Skateboarding serves as an outlet for millions across the world and can often bridge gaps between generations, races, nationalities and religions. Recognized as an Olympic sport in 2020, its impact extends into almost every community, no matter how small.
There are virtually no limits to where man can go with a piece of concaved plywood, four polyurethane wheels and a little imagination. Skateboarding has weaved in and out of the human experience for nearly three quarters of a century now, and the sport remains as timeless today as it was when it first debuted as a means for California surfers to amuse themselves on days when waves were flat. From their Pacific Coast ingenuity grew an entire subculture that branched out to other areas and eventually reached all corners of the globe. They brought terms like “ollie,” “kickflip” and “boardslide” into the human lexicon and made household names out of skaters like Tony Hawk and Rob Dyrdek.
Inside that world, Jesse Aaron forged his identity. He was introduced to skating by his stepfather in 1993 while still in the beginning stages of adolescence.
“He encouraged it. My mom? Not so much,” Aaron said. “She actually told me that I would never skateboard as long as I lived in her house, and I do attribute her telling me that to me going into it—100%.” Aaron’s mother had reasons to be cautious. “She had a friend who had a son back when jump ramps were really popular, and he was trying to show out and got all jacked up,” Aaron said. “He was in a body cast and everything, so she was like, ‘No, that’s not happening to you.’ But my dad’s boards were there, so I would just go skate on them.”
Aaron’s mother, like so many others, had to bite the boys-will-be-boys bullet.
“She knew I was doing it,” he said. “She just didn’t approve of it. She wouldn’t stop me from doing it, but she would be like, ‘You know you’re going to get hurt.’” It was not long before those words proved prophetic. “Funny story,” Aaron said. “I was in seventh grade, and I went up the hill from my mom’s house and rode down. Well, I didn’t know at the time that you better make sure your trucks are tight to the board. So I’m bombing the hill—I’m 12, maybe 13—and I get a speed wobble and break my collarbone.” Aaron walked home to find his mother on the phone talking to the very same friend whose son wound up in a body cast. “I said, ‘Mom, I think I broke my arm,’ and she’s like, ‘Haha, yeah.’ I sit down on the floor and the pain really starts to kick in, and I’m like, ‘Get off the phone. I broke my arm.’ She told the friend, ‘Let me call you back.’”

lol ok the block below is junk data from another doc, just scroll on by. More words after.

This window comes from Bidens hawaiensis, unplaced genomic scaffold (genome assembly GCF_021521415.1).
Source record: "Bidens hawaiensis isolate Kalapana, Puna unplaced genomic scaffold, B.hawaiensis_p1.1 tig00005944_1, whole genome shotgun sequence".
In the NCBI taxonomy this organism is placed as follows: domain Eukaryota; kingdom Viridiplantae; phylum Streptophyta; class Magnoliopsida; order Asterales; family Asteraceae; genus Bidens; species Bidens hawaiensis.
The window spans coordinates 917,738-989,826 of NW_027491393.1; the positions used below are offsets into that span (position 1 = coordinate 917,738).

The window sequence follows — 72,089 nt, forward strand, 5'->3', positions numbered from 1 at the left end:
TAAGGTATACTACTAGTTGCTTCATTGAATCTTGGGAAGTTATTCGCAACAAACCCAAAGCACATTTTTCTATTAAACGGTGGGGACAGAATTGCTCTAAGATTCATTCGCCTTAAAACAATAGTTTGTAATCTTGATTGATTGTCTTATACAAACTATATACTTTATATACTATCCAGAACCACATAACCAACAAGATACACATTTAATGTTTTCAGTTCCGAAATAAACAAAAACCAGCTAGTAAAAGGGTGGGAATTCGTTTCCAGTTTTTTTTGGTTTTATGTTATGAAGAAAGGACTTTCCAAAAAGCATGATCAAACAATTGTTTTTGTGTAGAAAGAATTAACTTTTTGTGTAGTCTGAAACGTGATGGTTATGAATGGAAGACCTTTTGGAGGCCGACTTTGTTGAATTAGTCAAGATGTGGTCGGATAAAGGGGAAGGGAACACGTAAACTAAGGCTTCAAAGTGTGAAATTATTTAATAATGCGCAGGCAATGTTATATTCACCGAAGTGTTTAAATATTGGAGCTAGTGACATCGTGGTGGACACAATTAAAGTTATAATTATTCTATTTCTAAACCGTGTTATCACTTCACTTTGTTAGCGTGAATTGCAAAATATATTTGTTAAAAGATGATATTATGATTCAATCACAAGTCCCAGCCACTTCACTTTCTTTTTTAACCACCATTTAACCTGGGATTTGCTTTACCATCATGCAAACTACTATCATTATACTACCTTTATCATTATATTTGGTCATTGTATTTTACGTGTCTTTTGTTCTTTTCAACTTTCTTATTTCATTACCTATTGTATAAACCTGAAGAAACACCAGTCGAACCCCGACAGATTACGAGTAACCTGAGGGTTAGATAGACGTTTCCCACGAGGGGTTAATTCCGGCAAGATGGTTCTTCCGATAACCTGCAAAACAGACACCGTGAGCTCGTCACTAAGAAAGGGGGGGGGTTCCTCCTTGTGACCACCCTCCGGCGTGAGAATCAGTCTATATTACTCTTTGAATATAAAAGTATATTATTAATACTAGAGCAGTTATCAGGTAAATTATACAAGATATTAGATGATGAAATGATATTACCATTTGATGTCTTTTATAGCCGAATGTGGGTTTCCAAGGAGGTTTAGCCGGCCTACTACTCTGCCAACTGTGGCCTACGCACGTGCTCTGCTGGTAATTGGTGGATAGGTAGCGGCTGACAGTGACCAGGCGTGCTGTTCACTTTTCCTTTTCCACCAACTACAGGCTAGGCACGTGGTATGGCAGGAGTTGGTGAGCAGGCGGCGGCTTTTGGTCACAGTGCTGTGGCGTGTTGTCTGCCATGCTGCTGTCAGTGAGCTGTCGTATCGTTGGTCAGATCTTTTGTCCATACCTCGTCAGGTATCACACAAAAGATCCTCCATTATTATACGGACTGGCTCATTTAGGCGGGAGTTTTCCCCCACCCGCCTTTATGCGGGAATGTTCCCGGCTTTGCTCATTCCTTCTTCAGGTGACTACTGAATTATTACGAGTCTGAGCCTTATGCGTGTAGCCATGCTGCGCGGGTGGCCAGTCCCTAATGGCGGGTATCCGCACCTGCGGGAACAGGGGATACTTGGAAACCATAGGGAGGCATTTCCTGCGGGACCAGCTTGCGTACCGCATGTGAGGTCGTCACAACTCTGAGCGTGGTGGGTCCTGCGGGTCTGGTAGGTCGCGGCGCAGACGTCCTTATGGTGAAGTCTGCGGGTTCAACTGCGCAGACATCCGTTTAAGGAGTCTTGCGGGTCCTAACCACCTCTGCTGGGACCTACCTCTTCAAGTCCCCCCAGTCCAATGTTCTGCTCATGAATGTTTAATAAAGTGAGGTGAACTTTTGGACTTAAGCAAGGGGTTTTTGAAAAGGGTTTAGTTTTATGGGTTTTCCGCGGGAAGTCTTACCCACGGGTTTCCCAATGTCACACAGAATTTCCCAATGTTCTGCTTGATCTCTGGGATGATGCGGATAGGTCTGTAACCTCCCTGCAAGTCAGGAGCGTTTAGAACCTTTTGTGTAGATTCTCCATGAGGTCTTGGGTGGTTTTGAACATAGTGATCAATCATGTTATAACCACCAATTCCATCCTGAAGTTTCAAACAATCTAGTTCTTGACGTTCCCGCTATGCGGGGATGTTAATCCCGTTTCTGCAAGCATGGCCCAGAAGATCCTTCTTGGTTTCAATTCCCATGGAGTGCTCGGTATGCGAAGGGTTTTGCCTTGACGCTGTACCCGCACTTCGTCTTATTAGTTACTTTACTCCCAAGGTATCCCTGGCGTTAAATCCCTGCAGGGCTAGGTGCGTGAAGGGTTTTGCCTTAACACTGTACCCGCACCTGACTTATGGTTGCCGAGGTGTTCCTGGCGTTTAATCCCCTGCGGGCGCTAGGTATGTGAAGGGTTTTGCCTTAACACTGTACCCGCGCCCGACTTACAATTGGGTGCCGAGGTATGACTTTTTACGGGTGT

“I enjoy the freedom of it.”Justin Montgomery
It marked the start of Aaron’s love-hate relationship with the pavement. He put aside his chosen pastime when his youngest son, Kaydon, was born, but it was never far from his heart. “I’ve always had a board,” Aaron said. “There’s never been a time in my life since I’ve started that I didn’t have a board in my possession.” Fate intervened, as it often does. Aaron’s oldest son, Daniel, started to show an interest in skating around the age of 13. The video game life had grown stale, and the kid inside Aaron was reborn—or reawakened. Within three months, he had ramps, rails and boxes in his driveway, and off they went. Now in his 40s, Aaron opened Born Again Board Shop in Conyers in October 2022. His clientele could not be more diverse.
“Man, I get them all,” Aaron said. “I get the beginner kid all the way up to … I have a buddy I skate with who’s 56.”
Newton County, meanwhile, jumped on the bandwagon a few years ago with the opening of a new skatepark—a ramp and rails were only the beginning—at Denny Dobbs Park on Ga. 212. It has since been expanded to include a drop pool and draws enthusiasts of all ages and all walks of life. Aiden Urla,
a 16-year-old junior at Alcovy High School, pays the park frequent visits.
“I skate to hang with my friends,” Urla said. “I like doing what I do. It makes me happy.”
Justin Montgomery, 30, can relate.
“I enjoy the freedom of it,” said the Covington native and married father of one, with another on the way. “There aren’t really any rules to how you need to go about it. Everybody has their own style. One of the best things about it is when you try a trick for hours and finally land it. It’s one of the best feelings you will ever get; and you can’t forget about the friendships you make. They will last a lifetime.”
A plumber by trade, Aaron skates as a form of release.
“If I have a really bad day, I can go skate and it’s going to be all right,” he said. “Even if I go out there and get wrecked, it’s going to be all right because that lets me know I’m still alive. It’s just you and this piece of wood with wheels on it, and it’s just peace.”